When Mr. OTC first learned about the Corn Hill Cemetery, the message board included some geographic coordinates and nary a mention that there was also a New Corn Hill adjacent to “old” Corn Hill. The geographical coordinates were only marginally more accurate than closing our eyes and smelling our way there, so it took us a while to find the Corn Hill Cemetery. Before we came close to our final destination, we found the Catholic cemetery in New Corn Hill, a herd of longhorns, a five-grave cemetery in the middle of a cornfield, a cemetery in someone’s front yard in Weir which is a completely different city, and eventually we found Corn Hill.
The cemetery was presented online as a cemetery in a ghost town. Really, it’s an active cemetery in a town that moved and got absorbed into another town. We were green in terms of such explorations at the time and now know the difference between “abandoned” and “located within a ghost town.” Ghost towns in Texas can be remarkably lively towns, teeny-tiny bucolic places among larger bucolic places. Corn Hill is such a ghost town and its cemetery, while very rural appearing with some very old graves (for Texas), is maintained and contain some recent burials.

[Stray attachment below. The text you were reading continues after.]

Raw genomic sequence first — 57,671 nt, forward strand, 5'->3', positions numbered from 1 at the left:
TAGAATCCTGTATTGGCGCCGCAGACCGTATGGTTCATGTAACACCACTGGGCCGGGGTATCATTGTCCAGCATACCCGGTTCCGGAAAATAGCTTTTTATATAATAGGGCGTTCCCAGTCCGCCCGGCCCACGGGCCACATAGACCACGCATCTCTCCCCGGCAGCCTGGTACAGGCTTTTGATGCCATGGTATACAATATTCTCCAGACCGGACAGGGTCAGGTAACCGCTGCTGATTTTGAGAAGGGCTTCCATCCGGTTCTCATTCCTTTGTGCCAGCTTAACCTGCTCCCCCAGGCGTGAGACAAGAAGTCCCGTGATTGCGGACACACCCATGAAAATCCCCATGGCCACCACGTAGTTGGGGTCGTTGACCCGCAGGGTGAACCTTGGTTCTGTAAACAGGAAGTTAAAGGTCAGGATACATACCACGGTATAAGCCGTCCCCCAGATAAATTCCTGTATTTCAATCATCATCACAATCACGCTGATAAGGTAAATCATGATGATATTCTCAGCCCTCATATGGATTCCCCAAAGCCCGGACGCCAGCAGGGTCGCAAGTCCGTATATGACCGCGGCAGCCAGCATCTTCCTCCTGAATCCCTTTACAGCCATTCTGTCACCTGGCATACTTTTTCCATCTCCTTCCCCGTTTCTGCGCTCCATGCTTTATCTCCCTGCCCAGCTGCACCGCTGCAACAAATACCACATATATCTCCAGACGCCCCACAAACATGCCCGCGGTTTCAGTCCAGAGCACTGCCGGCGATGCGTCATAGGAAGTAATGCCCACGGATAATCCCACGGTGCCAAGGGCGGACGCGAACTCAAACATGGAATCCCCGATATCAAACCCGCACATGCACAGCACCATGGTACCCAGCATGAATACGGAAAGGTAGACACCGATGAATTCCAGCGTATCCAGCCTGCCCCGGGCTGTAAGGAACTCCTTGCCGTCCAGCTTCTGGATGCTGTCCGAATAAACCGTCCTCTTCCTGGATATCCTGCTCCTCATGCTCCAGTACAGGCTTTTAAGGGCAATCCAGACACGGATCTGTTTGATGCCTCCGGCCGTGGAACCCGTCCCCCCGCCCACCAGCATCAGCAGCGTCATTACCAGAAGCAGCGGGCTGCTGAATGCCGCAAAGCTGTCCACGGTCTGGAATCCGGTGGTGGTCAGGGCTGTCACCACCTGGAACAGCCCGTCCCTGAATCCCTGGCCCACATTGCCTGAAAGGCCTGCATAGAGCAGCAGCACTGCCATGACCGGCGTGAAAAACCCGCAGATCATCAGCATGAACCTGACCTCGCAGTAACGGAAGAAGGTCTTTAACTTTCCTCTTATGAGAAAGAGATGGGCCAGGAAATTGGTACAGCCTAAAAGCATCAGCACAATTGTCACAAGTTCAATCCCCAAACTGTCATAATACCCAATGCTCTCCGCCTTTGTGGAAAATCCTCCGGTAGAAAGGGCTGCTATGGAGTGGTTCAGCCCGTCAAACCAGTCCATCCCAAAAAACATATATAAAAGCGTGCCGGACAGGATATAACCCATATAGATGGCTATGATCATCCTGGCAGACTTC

I photographed this cemetery several years ago and didn’t intend to include it here for Halloween 2017, but decided to because of a bit of equipment failure that lost new photos. I also want to mention that this cemetery had some souls of the living variety when I photographed it. Some edgy teens were having a literal tea party at the edge of the cemetery where there were no graves. Because this is sort of a visually grim cemetery, they weren’t sitting on a blanket under a big tree or near a gazebo or benches. They were just out there in the corner of a chain link fence, quietly hanging out. They watched me for a while then realized I had no plans to hassle them and ignored me as I went about my business. They were still there when I left. If I were buried in a place like Corn Hill, I think I’d welcome well-behaved teens and their tea parties. I didn’t photograph them because they seemed like good kids, and also because if I had I might have upset them and a scene would have ensued. I don’t want to cause a scene among the dead.